When you’re introducing kids to new food, it’s best to take it slowly by taking something familiar and tweaking it to make it healthier.

Whole wheat macaroni or thin-crust pizza (bonus for replacing the crust with cauliflower) are small steps on the path to healthier eating.

There’s an added bonus: When kids are involved in picking the meals, they’re more likely to try new foods, even the healthier ones.

3. Go Shopping Together

When kids are old enough, taking them to the grocery store is a great way to teach them about choosing healthy food.

It’s also an opportunity to teach kids and teens how to understand nutrition labels. Learning how to read ingredient labels, portion sizes and nutritional information is a critical life skill for healthier bodies.

4. Prepare It Together

If kids are getting involved in planning and buying food, it only makes sense for them to start learning about how it actually gets made.

Cooking also provides opportunities to show children how food is grown. Starting a garden or even growing a small herb in a pot to put in a dish can spark a child’s interest.

5. Think About Habits, Not Diets

Ultimately, the goal is to make healthy nutrition a habit, like brushing your teeth. There’s no one path that works to get there.

In general, shop for these foods:

  • Fruit
  • Vegetables
  • Whole grain
  • Fish or other lean protein
  • Low-fat dairy

Experts sometimes call the food Americans tend to eat a “Western” diet, meaning one more popular in Europe, Australia and the Americas. That means you may have adopted this eating pattern as a child without thinking about it.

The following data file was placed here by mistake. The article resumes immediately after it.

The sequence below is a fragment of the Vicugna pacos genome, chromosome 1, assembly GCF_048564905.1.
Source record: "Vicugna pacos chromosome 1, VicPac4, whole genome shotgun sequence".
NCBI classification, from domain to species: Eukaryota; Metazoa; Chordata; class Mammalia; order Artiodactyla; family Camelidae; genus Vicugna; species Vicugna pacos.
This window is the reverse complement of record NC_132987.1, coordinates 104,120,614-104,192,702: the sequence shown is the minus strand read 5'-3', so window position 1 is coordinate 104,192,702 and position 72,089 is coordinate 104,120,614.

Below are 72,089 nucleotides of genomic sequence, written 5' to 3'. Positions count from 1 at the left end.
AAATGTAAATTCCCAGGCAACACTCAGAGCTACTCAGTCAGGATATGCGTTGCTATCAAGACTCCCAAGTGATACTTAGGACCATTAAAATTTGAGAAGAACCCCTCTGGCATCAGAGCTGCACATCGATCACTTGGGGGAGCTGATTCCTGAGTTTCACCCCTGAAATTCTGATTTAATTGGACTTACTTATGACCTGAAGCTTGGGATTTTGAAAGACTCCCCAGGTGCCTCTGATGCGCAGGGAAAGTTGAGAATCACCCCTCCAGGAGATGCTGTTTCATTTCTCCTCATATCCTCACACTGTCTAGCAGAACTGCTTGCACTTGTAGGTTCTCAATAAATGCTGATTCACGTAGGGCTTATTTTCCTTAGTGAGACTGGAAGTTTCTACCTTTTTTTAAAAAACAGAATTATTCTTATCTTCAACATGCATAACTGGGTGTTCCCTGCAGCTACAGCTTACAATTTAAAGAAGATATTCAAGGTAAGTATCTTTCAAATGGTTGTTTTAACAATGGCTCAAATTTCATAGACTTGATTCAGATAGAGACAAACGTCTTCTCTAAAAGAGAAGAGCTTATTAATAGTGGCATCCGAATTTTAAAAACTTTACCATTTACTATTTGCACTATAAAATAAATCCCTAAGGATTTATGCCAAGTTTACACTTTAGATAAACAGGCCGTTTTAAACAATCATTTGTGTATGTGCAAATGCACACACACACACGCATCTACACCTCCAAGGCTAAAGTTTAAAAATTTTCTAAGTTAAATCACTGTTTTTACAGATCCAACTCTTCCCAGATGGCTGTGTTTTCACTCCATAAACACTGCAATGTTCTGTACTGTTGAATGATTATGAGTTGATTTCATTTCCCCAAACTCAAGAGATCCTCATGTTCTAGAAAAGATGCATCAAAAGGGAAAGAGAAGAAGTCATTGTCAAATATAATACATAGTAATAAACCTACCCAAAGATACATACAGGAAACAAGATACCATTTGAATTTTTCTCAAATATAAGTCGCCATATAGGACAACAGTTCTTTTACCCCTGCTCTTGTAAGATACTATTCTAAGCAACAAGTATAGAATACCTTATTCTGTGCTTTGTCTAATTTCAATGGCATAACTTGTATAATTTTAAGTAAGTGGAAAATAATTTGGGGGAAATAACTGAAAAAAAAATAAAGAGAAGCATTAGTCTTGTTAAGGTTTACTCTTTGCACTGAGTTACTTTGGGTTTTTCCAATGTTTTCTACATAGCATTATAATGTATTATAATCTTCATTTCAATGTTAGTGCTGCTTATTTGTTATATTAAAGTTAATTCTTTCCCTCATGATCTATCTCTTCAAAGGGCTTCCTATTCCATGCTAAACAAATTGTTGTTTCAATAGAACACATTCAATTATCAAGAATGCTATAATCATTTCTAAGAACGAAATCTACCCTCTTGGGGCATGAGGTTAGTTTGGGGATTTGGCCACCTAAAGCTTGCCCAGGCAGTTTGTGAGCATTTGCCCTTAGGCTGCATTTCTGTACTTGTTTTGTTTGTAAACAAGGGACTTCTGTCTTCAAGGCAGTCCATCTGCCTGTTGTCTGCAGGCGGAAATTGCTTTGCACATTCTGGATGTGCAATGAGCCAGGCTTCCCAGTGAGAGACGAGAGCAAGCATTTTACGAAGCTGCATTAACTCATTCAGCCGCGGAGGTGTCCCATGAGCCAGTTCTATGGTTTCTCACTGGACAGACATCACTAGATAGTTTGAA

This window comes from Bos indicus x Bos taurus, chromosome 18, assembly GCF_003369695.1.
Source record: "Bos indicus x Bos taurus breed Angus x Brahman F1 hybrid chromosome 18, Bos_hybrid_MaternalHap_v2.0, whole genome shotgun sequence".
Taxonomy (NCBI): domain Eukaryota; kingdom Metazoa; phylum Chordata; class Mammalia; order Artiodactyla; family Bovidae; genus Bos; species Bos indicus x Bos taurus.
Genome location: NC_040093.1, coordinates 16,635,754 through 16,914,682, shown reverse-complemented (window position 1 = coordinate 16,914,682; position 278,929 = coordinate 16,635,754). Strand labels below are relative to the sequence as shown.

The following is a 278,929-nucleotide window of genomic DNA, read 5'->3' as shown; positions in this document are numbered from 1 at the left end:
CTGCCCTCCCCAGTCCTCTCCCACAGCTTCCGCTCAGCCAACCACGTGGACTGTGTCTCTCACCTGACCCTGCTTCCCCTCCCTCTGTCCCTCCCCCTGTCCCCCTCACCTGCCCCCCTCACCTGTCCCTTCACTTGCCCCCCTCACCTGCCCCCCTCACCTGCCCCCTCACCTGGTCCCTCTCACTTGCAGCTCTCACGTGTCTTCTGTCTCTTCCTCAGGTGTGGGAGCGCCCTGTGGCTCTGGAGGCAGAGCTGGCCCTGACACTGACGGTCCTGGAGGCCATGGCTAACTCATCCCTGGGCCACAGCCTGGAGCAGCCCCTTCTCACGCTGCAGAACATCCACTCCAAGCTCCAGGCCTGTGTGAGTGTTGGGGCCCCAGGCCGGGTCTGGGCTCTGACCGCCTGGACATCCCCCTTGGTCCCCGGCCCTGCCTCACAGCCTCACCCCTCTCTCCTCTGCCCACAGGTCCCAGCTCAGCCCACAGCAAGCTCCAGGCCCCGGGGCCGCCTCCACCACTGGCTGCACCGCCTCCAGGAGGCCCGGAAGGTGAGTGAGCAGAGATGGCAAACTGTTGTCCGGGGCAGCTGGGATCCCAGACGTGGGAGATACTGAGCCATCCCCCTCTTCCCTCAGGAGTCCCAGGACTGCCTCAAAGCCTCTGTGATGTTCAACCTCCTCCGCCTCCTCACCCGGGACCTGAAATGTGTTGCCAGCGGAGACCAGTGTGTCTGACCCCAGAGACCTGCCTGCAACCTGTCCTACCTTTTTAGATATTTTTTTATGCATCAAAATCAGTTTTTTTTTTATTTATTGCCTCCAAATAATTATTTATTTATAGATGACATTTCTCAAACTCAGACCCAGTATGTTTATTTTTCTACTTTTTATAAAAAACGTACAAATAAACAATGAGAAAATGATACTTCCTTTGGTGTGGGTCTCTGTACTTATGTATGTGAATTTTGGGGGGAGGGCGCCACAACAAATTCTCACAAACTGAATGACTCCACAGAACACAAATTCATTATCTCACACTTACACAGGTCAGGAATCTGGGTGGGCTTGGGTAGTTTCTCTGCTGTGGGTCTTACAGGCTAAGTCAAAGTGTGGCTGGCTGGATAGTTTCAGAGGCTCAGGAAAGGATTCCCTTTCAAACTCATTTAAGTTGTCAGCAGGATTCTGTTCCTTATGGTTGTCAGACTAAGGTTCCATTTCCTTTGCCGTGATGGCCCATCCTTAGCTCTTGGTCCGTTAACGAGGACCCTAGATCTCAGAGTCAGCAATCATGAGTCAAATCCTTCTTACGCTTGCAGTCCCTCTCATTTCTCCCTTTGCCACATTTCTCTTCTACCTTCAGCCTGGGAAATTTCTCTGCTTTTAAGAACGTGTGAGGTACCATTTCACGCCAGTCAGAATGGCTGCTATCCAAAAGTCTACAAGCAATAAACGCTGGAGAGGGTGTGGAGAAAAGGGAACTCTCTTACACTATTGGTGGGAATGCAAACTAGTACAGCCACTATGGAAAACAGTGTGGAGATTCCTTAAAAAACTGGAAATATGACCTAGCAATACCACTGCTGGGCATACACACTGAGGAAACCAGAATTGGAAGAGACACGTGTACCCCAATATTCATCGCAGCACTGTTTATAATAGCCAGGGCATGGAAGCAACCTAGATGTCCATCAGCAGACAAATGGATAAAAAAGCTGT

It may include much of the following:

  • Red and/or processed meat
  • Refined grains (non-whole grains that are missing one or more key parts of the grain,  like white flour and white rice)
  • Sweets
  • High-fat dairy products
  • Butter, potatoes and high-fat gravy

It’s not as if these foods are, by themselves, harmful. But a diet centered around them can be.

6. Word Watchers

Talking about weight and healthy eating can be a minefield. Thinking ahead of time about the words you’ll use can mean the difference between an optimistic discussion about achieving health and a negatively focused talk about weight.

Here are three words it’s best to find replacements for:

  • Weight: In general, it’s best to talk about eating in terms of health, not weight. Weight can add negative emotions like shame, which can make kids and teens retreat into unhealthy habits. One exception to this rule: When weight is a serious problem and the child is older or more mature, it’s best to discuss more directly, ideally under the guidance of a doctor, nutritionist or other expert.